Artists, community members gather outside Madison Museum of Contemporary Art for final day of exhibition

'We don’t want people to think the issue is done just because it’s the last day,' artist says

· Oct 18, 2022 Tweet

Aina Mohd Naser/The Badger Herald

Artists and community members gathered outside the Madison Museum of Contemporary Art to celebrate artists and demand better from the museum Oct. 9, when the “Ain’t I a Woman” exhibition was scheduled to close.

The exhibition aimed to highlight the work of 23 Black women, femme and gender nonconforming artists, but 16 of the 23 artists pulled their artwork from the exhibition, according to a press release from interdisciplinary artist Portia Cobb.

Artists pulled their work following the vandalization and theft of artist Lilada Gee’s artwork in late June, according to the Wisconsin State Journal.

The Oct. 9 gathering outside of MMoCA was co-organized by Cobb and Communication Madison — a small arts organization on Madison’s east side. Communication Madison overseer Jennifer Bastian said her organization focuses on increasing equity in the arts community by building coalitions with like-minded artists and community members.

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Bastian said she was astounded and concerned by the lack of accountability MMoCA showed Gee and other artists.

“We’re not going to let Black women and femmes and gender nonconforming artists feel like no one’s listening,” Bastian said. “They’re part of our community. We need them to feel appreciated, supported and humanized. So we have to keep showing up for them.”

In an effort to lift artists up, Bastian encouraged community members to bring flowers to be left out for the artists.

Additionally, Bastian printed postcards with art from the artists who took part in the exhibit. Postcards were pre-addressed with MMoCA’s address, and Bastian encouraged community members to write a postcard to MMoCA leadership. Bastian also printed various fliers and stickers with QR codes linked to a petition to demand that MMoCA provide artists with a real apology, according to Bastian.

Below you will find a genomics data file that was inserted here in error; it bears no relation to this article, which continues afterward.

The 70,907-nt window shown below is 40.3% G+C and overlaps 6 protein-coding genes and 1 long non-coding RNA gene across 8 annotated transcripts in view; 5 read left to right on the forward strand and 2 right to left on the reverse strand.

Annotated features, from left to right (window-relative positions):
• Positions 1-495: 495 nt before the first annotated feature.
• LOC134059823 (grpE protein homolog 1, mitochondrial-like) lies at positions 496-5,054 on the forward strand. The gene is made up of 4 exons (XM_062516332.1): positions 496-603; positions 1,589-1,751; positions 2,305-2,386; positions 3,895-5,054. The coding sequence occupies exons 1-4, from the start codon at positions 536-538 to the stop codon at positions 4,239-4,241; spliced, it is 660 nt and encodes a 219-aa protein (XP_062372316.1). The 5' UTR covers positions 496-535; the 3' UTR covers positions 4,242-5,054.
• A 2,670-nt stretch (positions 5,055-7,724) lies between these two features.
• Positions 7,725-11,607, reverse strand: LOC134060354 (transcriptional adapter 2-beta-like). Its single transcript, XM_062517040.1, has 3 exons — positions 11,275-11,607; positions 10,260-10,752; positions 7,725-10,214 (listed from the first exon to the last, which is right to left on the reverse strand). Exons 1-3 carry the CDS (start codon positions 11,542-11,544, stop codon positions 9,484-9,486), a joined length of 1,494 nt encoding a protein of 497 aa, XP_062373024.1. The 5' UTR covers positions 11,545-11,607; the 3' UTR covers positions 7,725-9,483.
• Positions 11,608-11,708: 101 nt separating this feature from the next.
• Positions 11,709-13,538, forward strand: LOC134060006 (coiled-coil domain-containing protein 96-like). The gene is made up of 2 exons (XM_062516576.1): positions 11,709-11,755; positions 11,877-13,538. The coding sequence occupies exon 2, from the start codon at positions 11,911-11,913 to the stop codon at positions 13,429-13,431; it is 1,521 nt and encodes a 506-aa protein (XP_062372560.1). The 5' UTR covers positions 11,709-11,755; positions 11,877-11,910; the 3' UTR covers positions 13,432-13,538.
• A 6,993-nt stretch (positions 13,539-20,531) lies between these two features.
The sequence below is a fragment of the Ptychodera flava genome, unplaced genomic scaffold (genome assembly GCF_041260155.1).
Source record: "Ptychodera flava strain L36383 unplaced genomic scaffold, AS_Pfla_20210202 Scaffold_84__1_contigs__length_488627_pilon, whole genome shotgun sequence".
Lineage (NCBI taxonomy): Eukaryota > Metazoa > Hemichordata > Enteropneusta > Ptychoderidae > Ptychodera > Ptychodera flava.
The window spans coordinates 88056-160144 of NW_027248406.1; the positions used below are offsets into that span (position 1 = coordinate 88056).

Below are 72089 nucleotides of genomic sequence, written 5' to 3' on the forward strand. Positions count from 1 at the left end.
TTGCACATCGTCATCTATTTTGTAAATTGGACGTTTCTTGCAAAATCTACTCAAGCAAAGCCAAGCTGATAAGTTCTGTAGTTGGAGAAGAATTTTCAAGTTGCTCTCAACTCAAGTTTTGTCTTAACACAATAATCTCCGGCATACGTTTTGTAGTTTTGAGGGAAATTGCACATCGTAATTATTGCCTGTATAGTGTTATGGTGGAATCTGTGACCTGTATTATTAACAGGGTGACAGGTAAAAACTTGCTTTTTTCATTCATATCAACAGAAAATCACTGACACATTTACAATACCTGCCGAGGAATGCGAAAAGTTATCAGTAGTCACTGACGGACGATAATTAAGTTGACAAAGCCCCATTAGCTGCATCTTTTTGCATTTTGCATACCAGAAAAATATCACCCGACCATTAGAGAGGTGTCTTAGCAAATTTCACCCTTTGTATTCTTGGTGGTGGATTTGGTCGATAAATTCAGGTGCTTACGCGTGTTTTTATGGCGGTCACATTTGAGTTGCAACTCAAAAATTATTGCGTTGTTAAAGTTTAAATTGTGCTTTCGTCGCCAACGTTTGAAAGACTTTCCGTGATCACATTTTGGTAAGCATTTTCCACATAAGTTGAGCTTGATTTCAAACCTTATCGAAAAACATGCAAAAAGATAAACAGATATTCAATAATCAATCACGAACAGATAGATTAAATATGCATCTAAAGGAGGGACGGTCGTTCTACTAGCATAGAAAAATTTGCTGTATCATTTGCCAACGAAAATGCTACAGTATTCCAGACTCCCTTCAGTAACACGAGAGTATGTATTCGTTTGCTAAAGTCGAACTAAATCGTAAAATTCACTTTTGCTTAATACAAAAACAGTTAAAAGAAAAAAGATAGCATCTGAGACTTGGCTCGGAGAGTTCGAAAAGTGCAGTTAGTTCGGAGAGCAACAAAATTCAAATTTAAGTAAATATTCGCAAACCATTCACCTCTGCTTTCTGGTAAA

“It’s about all of these different parts of the arts community coming together to support each other because if Black artists aren’t getting a fair shake, none of us are going to get a fair shake,” Bastian said.

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Collective artists made demands in an open letter to MMoCA, its leadership and the greater Madison community. The letter touched on compensation, transparency, accountability and more, gaining the attention of the greater community.

Though the exhibit will no longer be on display, it is important to continue supporting Black artists, according to Cobb.

“We don’t want people to think the issue is done just because it’s the last day [of the exhibit],” Cobb said.

Guest Curator for the exhibit and Milwaukee-based artist Fatima Laster said that she and other artists have to move forward, but they hope they will see actual change in the future.

Spokesperson for MMoCA Marni McEntee said the museum is holding off on responding to media requests at this time.

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This article was published Oct 18, 2022 at 5:19 pm and last updated Oct 18, 2022 at 5:19 pm

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